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Gout: Causes, Symptoms, and Treatment

by Nadia Gazzi

 

“Everything starts with what you eat!”

 

Although heredity plays a part in your predisposition to gout, it’s your diet and lifestyle choices that are the primary factors in the age at which your symptoms present and their severity. Unfortunately, some of the foods we usually label as ‘healthy’ are major culprits when it comes to gout.

Gout is more common in men than women and tends to present in middle age or later. There is a certain hereditary predisposition, but factors like alcohol consumption, obesity, kidney disease, hypertension, high cholesterol, diabetes and lack of exercise, can exacerbate the symptoms and may provoke its onset.

Purines are found in most foods and aid with digestive and cardiovascular function. A diet that is high in purine (found in meat, offal, white flesh fish, shiitake mushrooms, legumes and alcohol) may encourage the onset of gout, especially if you do not drink enough water or get enough exercise. You can reduce your risk of gout and kidney stones if you drink eight glasses of water each day.

The classic symptoms of gout are swelling, heat and pain in the joints, especially the big toe, where built up uric acid settles. It is a form of arthritis and can also be found in the knees, ankles or rarely, the arms. When acute, it is incredibly painful and although the symptoms may decrease, gout is like a dormant volcano – it may sleep, but the fires do not go out and will emerge if provoked.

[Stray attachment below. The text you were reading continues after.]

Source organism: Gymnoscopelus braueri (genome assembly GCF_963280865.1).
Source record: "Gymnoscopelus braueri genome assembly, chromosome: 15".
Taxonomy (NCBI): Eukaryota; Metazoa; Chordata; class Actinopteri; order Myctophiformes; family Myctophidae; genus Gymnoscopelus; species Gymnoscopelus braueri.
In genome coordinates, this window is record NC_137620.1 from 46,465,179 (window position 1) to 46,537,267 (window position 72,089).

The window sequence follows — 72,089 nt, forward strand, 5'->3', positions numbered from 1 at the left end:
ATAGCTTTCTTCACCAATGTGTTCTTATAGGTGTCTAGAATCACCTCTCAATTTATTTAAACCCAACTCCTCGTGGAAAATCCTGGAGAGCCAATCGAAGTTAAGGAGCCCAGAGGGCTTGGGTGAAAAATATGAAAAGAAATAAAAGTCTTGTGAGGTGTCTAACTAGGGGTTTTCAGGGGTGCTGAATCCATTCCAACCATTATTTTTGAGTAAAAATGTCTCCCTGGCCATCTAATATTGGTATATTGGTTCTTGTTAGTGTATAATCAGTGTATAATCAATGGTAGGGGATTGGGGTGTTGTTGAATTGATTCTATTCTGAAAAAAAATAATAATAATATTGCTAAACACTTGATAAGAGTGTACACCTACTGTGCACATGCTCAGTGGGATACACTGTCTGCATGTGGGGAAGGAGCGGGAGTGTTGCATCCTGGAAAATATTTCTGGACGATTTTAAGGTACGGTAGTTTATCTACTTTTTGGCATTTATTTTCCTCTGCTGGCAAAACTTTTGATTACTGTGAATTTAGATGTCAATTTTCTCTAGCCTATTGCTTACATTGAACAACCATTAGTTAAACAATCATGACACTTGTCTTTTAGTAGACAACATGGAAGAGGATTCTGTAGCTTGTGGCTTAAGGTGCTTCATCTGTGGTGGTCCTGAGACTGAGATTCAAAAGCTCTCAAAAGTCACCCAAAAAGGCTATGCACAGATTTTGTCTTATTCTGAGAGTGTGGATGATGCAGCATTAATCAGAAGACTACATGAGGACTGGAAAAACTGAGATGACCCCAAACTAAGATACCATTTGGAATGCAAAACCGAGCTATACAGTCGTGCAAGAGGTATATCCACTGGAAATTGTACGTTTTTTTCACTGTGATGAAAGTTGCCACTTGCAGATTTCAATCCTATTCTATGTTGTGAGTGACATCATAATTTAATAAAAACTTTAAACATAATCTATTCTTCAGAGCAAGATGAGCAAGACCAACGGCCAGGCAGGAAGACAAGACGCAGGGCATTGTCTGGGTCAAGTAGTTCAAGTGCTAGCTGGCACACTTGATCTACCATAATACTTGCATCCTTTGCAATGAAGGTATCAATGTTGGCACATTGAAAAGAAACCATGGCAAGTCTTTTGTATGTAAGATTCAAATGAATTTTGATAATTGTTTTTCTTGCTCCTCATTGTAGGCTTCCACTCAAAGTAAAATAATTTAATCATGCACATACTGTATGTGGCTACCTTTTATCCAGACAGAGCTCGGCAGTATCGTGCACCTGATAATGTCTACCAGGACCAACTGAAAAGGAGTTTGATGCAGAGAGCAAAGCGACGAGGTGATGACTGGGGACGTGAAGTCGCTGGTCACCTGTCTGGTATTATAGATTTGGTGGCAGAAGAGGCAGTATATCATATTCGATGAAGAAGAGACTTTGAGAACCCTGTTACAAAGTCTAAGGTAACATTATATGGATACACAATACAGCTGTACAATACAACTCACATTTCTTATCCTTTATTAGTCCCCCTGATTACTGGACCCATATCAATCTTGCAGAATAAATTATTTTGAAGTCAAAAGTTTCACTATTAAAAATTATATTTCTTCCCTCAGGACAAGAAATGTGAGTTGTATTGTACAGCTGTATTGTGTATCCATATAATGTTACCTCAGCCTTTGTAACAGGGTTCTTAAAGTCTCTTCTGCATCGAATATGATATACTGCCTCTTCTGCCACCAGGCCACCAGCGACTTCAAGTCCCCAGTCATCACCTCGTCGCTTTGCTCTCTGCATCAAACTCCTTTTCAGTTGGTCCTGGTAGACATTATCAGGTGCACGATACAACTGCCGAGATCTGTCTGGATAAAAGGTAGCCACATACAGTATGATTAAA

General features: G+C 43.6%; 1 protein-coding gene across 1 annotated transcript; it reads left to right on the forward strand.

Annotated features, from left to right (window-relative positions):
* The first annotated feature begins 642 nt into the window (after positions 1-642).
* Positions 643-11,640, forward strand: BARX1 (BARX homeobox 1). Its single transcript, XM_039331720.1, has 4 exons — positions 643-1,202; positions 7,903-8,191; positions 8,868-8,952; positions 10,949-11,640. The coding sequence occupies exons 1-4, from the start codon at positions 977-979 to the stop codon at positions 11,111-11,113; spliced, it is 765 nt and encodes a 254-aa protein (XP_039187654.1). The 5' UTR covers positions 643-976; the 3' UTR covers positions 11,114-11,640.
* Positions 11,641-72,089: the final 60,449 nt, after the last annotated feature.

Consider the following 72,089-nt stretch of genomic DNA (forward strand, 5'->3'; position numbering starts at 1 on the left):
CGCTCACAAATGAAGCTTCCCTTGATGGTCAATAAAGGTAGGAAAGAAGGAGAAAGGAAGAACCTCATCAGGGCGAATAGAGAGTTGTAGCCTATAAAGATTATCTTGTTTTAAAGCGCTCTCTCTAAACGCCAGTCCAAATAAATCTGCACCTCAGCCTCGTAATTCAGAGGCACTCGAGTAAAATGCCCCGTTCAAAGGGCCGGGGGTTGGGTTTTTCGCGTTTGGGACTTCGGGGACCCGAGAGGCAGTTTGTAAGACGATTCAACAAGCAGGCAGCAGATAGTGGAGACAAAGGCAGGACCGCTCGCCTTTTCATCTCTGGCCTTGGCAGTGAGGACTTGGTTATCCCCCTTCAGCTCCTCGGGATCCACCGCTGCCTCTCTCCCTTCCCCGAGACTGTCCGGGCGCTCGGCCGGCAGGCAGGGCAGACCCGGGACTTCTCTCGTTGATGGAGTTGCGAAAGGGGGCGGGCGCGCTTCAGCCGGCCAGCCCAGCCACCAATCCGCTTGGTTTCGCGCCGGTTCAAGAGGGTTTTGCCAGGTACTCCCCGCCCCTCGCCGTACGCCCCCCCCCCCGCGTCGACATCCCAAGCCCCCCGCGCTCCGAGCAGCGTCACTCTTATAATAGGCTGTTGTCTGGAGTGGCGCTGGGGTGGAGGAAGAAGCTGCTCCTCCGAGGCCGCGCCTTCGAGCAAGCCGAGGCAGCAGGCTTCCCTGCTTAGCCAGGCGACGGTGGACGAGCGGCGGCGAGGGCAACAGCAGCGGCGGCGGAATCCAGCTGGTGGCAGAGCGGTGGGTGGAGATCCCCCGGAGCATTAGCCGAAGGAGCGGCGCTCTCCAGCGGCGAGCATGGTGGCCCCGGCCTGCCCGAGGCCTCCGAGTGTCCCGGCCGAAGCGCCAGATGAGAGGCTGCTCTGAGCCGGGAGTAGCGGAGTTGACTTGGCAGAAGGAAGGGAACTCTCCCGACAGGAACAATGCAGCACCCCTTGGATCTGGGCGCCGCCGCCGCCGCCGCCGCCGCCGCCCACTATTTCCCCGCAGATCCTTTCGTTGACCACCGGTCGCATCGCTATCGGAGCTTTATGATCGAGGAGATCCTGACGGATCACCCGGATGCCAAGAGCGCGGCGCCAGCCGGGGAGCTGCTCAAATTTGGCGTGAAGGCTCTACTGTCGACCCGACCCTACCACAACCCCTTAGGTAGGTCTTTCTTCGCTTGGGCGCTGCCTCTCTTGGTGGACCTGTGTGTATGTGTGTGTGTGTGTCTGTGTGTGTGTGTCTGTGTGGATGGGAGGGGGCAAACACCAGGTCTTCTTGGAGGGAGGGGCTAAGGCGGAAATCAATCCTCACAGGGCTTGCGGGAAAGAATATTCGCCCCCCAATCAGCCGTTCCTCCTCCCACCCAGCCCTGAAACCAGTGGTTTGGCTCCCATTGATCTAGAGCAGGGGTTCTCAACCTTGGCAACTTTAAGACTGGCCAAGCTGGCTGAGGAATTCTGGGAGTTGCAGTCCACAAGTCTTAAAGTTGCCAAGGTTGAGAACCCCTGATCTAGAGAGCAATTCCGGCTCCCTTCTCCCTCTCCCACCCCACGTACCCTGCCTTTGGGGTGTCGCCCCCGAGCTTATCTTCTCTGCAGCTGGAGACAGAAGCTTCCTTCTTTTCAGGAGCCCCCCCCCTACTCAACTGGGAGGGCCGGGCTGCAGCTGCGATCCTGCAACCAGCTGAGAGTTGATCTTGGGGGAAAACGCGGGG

One of my recent clients had his first attack of gout in his early thirties and made drastic changes to his diet and exercise regime as a result. The symptoms seemed to vanish for several years until he took a new job which required a lot of travel and official entertaining. Due to the “go, go, go” nature of his work, he found it difficult to adhere to his new dietary requirements. The combination of foods high in purine and lack of movement caused his gout to flare up again in his knees (at the mature age of 35!). Unfortunately, it’s a vicious circle: the inflammation and pain of gout makes it hard to move, and the lack of movement makes it harder for the body to flush out the system.

This is where acupuncture can be extremely beneficial to jumpstart and promote continued healing! Acupuncture gets the energy moving through your body and frees the joints to move. As energy and blood flow improve, the uric crystals that have accumulated like rust are flushed out, the inflammation and pain are reduced and your system is able to filter and excrete the toxins more effectively. Changes in diet, increasing your fluid intake, exercise, and Chinese herbs are also helpful, but acupuncture is the main accelerant of healing.

When treating gout and other arthritic conditions it is important to strengthen the digestive system, liver, and kidneys so that the spleen is able to transform and process everything efficiently. Your goal is to focus on foods that cool your system down… dairy is great for gout because it is low in purine and cools your system down. You can also apply milk or yoghurt externally to reduce inflammation and alleviate sunburn.